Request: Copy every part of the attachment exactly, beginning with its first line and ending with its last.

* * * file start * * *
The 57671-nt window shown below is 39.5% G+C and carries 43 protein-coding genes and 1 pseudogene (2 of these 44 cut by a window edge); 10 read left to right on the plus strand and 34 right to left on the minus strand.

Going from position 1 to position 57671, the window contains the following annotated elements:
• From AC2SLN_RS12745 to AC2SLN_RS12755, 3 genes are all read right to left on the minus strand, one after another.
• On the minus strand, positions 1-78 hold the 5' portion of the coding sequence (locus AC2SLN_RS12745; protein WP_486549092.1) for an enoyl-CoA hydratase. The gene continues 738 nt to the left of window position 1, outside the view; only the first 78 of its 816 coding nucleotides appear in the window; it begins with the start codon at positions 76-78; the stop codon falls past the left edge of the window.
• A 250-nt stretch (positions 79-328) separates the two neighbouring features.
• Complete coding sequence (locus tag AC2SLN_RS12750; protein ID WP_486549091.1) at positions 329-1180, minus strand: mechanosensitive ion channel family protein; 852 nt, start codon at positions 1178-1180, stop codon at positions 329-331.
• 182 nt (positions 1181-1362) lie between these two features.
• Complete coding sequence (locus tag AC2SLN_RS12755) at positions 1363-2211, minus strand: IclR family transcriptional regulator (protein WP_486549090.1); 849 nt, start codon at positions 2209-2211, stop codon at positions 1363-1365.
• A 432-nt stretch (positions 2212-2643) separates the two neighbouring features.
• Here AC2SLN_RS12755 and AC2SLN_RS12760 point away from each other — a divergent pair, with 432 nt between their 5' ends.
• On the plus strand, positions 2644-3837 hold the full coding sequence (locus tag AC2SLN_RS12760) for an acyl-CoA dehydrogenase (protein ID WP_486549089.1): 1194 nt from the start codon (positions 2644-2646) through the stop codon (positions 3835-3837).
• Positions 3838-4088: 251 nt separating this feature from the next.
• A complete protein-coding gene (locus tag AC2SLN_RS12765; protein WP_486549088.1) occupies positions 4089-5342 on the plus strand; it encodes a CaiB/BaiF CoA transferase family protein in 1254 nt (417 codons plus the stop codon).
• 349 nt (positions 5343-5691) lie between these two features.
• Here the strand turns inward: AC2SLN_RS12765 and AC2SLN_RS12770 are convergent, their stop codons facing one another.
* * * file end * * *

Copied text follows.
The 57671-nt window shown below is 39.5% G+C and carries 43 protein-coding genes and 1 pseudogene (2 of these 44 cut by a window edge); 10 read left to right on the plus strand and 34 right to left on the minus strand.

Going from position 1 to position 57671, the window contains the following annotated elements:
• From AC2SLN_RS12745 to AC2SLN_RS12755, 3 genes are all read right to left on the minus strand, one after another.
• On the minus strand, positions 1-78 hold the 5' portion of the coding sequence (locus AC2SLN_RS12745; protein WP_486549092.1) for an enoyl-CoA hydratase. The gene continues 738 nt to the left of window position 1, outside the view; only the first 78 of its 816 coding nucleotides appear in the window; it begins with the start codon at positions 76-78; the stop codon falls past the left edge of the window.
• A 250-nt stretch (positions 79-328) separates the two neighbouring features.
• Complete coding sequence (locus tag AC2SLN_RS12750; protein ID WP_486549091.1) at positions 329-1180, minus strand: mechanosensitive ion channel family protein; 852 nt, start codon at positions 1178-1180, stop codon at positions 329-331.
• 182 nt (positions 1181-1362) lie between these two features.
• Complete coding sequence (locus tag AC2SLN_RS12755) at positions 1363-2211, minus strand: IclR family transcriptional regulator (protein WP_486549090.1); 849 nt, start codon at positions 2209-2211, stop codon at positions 1363-1365.
• A 432-nt stretch (positions 2212-2643) separates the two neighbouring features.
• Here AC2SLN_RS12755 and AC2SLN_RS12760 point away from each other — a divergent pair, with 432 nt between their 5' ends.
• On the plus strand, positions 2644-3837 hold the full coding sequence (locus tag AC2SLN_RS12760) for an acyl-CoA dehydrogenase (protein ID WP_486549089.1): 1194 nt from the start codon (positions 2644-2646) through the stop codon (positions 3835-3837).
• Positions 3838-4088: 251 nt separating this feature from the next.
• A complete protein-coding gene (locus tag AC2SLN_RS12765; protein WP_486549088.1) occupies positions 4089-5342 on the plus strand; it encodes a CaiB/BaiF CoA transferase family protein in 1254 nt (417 codons plus the stop codon).
• 349 nt (positions 5343-5691) lie between these two features.
• Here the strand turns inward: AC2SLN_RS12765 and AC2SLN_RS12770 are convergent, their stop codons facing one another.